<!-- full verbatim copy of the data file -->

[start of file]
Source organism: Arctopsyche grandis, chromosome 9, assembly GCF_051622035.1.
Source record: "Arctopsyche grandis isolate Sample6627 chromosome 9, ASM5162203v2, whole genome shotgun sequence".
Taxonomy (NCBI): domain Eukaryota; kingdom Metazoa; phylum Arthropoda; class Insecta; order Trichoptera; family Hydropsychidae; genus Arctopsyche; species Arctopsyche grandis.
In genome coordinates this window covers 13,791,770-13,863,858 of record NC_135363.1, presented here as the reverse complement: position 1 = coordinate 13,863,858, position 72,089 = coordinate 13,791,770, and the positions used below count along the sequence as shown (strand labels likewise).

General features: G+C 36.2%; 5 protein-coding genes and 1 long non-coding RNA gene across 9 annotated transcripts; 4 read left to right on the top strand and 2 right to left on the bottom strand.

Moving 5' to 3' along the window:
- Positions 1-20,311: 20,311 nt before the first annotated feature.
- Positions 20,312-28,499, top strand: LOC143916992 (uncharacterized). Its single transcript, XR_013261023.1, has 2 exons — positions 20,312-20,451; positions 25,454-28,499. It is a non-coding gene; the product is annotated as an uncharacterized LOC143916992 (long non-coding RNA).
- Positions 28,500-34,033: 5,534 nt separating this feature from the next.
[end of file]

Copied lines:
Source organism: Arctopsyche grandis, chromosome 9, assembly GCF_051622035.1.
Source record: "Arctopsyche grandis isolate Sample6627 chromosome 9, ASM5162203v2, whole genome shotgun sequence".
Taxonomy (NCBI): domain Eukaryota; kingdom Metazoa; phylum Arthropoda; class Insecta; order Trichoptera; family Hydropsychidae; genus Arctopsyche; species Arctopsyche grandis.
In genome coordinates this window covers 13,791,770-13,863,858 of record NC_135363.1, presented here as the reverse complement: position 1 = coordinate 13,863,858, position 72,089 = coordinate 13,791,770, and the positions used below count along the sequence as shown (strand labels likewise).

General features: G+C 36.2%; 5 protein-coding genes and 1 long non-coding RNA gene across 9 annotated transcripts; 4 read left to right on the top strand and 2 right to left on the bottom strand.

Moving 5' to 3' along the window:
- Positions 1-20,311: 20,311 nt before the first annotated feature.
- Positions 20,312-28,499, top strand: LOC143916992 (uncharacterized). Its single transcript, XR_013261023.1, has 2 exons — positions 20,312-20,451; positions 25,454-28,499. It is a non-coding gene; the product is annotated as an uncharacterized LOC143916992 (long non-coding RNA).
- Positions 28,500-34,033: 5,534 nt separating this feature from the next.